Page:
Well Being, LLC
Stacey J. Nyman, MS, NCC, LPC




















Welcome and thank you for your interest in Well Being, LLC

Seeking help is often a difficult and confusing process- sometimes it comes after months or even years of suffering.   I try to make this process less difficult by creating a warm and non-threatening environment. Most of us have experienced difficult periods in our lives where no matter how hard we try to make a situation better it seems to stay the same or possibly even get worse.  It can begin to feel frustrating, overwhelming and even hopeless.  Whether you are seeking a couple of sessions for crisis management or whether you desire longer term assistance, counseling can help make a significant difference.

I am dedicated to providing you with the highest level of care.   I truly feel honored to be a counselor and hold each person with the highest regard.   I encourage you to email me or call me with any additional questions.  

Providing  individual counseling for adults (18+):

                                    Alcohol abuse and addiction
*****Please note that I do not work with children or couples.

How Therapy Works

I am often asked how counseling and therapy work.  This not an easily answered question, because there are multiple factors that impact the effectiveness of counseling:   

Client – personality and past experiences.
Therapist – personality, treatment approach, experience and training.

Nature of the issue– situational vs. more enduring problem.
Readiness for change – how bad has the problem gotten?  Are the negative consequences significant enough to motivate a commitment to change?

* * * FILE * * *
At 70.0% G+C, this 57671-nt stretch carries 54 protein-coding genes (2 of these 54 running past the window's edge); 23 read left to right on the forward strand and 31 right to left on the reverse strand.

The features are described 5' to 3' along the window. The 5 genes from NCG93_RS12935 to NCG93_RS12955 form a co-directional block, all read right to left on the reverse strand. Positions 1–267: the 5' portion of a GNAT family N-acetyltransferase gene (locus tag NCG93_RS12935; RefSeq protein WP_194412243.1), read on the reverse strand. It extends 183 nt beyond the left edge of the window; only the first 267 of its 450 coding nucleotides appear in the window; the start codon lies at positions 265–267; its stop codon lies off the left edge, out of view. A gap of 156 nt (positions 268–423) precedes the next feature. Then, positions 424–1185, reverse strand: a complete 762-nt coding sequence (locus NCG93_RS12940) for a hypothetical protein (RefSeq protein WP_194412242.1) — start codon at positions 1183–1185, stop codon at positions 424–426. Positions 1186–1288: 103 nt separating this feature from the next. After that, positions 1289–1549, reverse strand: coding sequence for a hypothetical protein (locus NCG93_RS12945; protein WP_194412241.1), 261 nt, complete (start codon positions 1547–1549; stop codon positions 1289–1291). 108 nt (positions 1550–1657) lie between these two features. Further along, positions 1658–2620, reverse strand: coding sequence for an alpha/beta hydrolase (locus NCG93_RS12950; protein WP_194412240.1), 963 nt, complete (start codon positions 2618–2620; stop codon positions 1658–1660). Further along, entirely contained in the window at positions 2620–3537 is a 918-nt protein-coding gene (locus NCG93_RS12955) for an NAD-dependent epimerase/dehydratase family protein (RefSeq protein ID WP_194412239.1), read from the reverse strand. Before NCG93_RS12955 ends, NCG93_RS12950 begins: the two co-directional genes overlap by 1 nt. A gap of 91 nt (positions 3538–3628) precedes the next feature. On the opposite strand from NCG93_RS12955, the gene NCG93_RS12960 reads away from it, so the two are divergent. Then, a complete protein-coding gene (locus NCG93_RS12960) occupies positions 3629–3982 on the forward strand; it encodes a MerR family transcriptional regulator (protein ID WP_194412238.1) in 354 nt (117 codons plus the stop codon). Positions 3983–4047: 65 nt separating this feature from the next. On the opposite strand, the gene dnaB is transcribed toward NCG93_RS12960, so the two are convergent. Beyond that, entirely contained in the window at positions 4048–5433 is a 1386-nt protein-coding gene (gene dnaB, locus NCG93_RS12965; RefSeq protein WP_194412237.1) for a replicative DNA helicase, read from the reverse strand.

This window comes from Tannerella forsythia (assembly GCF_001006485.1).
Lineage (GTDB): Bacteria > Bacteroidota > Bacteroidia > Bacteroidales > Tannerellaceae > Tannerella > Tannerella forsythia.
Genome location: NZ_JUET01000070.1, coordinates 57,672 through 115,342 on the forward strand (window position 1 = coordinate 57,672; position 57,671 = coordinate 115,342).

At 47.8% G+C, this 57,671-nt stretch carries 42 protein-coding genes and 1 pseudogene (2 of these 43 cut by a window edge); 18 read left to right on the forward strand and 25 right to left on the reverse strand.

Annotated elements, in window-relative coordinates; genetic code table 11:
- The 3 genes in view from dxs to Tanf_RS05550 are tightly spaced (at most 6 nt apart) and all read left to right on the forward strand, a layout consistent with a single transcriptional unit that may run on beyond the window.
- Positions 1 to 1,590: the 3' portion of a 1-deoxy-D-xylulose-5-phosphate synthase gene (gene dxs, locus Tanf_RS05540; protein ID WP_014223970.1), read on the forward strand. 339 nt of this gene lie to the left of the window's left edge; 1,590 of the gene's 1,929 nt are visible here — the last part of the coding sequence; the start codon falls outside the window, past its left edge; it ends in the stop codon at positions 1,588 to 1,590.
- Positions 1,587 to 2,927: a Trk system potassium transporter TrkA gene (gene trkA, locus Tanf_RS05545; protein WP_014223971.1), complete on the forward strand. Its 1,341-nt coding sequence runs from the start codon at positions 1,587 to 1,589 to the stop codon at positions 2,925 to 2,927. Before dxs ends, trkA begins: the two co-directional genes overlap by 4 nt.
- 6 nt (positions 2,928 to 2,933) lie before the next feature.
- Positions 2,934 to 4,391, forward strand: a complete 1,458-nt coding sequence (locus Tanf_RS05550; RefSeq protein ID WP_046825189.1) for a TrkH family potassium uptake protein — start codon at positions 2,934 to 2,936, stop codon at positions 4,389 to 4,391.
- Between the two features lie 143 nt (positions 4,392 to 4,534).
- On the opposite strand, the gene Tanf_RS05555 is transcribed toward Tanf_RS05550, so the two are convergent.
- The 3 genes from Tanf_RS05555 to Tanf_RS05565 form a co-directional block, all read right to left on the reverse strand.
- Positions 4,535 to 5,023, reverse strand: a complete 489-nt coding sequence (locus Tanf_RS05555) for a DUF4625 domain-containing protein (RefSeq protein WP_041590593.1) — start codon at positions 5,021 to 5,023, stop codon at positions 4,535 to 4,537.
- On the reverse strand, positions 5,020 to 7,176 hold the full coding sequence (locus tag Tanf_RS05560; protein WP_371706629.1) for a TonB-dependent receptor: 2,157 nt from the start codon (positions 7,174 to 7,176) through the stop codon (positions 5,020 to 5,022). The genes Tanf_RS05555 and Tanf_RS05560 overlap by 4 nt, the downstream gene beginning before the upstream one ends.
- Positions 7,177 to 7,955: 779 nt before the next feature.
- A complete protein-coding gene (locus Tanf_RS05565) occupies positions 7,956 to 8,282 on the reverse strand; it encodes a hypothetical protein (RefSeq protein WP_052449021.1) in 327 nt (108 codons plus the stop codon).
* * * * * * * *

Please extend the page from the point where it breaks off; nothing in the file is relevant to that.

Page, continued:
However, current research supports the  key to successful outcomes is the therapeutic relationship (Miller, S.).  The therapeutic relationship is the and between the client and the therapist.   So what makes up the therapeutic alliance?  Often times it is experienced as merely the chemistry and comfort between the client and therapist.  Carl Rogers, one of the founding fathers of psychology, states that the therapeutic relationship must contain three key elements.  The client must feel that his or her therapist is genuine, he must feel respected for his or her uniqueness and the client must feel that the therapist understands his or inner thoughts and feelings.

The therapeutic relationship is the foundation of all therapeutic work.  Let’s face it, if you are not comfortable to honestly express and explore yourself with your therapist how effective can therapy really be?  Additionally, think about the times when you have worked your hardest and achieved your best.  Personally I always accomplish more when there is a mutual respect and fondness regardless of the environment (work, school, sports).   Bottom line… I work harder for people I like and respect and who mutually like and respect me.

Because I believe that the therapeutic relationship is the pillar of successful therapy my strongest emphasis is on you the individual.  No two people or situations are identical and so my approach is based on your unique needs and goals.  A strong therapeutic relationship is an invaluable framework for you to explore and learn more about yourself.  In addition to the therapeutic relationship there are many possible benefits of counseling:

  • Practicing new behaviors.
  • Receiving objective feedback regarding a situation or problem.